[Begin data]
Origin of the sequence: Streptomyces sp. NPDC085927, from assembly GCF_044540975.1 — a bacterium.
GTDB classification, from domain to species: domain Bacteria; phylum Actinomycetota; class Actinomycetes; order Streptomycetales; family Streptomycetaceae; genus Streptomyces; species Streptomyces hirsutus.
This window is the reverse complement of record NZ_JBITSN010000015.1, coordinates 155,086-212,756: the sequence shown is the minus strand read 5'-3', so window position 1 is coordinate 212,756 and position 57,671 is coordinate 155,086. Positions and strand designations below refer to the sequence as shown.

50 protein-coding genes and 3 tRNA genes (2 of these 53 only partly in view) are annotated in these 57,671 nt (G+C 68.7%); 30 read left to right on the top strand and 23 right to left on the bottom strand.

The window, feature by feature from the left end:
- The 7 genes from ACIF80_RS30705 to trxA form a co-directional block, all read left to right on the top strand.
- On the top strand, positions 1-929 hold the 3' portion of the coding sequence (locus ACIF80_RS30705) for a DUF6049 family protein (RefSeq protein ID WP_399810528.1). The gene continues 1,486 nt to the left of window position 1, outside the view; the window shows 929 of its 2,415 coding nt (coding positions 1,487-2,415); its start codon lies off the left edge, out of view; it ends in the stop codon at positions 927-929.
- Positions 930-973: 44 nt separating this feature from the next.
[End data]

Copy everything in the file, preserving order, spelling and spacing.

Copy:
Origin of the sequence: Streptomyces sp. NPDC085927, from assembly GCF_044540975.1 — a bacterium.
GTDB classification, from domain to species: domain Bacteria; phylum Actinomycetota; class Actinomycetes; order Streptomycetales; family Streptomycetaceae; genus Streptomyces; species Streptomyces hirsutus.
This window is the reverse complement of record NZ_JBITSN010000015.1, coordinates 155,086-212,756: the sequence shown is the minus strand read 5'-3', so window position 1 is coordinate 212,756 and position 57,671 is coordinate 155,086. Positions and strand designations below refer to the sequence as shown.

50 protein-coding genes and 3 tRNA genes (2 of these 53 only partly in view) are annotated in these 57,671 nt (G+C 68.7%); 30 read left to right on the top strand and 23 right to left on the bottom strand.

The window, feature by feature from the left end:
- The 7 genes from ACIF80_RS30705 to trxA form a co-directional block, all read left to right on the top strand.
- On the top strand, positions 1-929 hold the 3' portion of the coding sequence (locus ACIF80_RS30705) for a DUF6049 family protein (RefSeq protein ID WP_399810528.1). The gene continues 1,486 nt to the left of window position 1, outside the view; the window shows 929 of its 2,415 coding nt (coding positions 1,487-2,415); its start codon lies off the left edge, out of view; it ends in the stop codon at positions 927-929.
- Positions 930-973: 44 nt separating this feature from the next.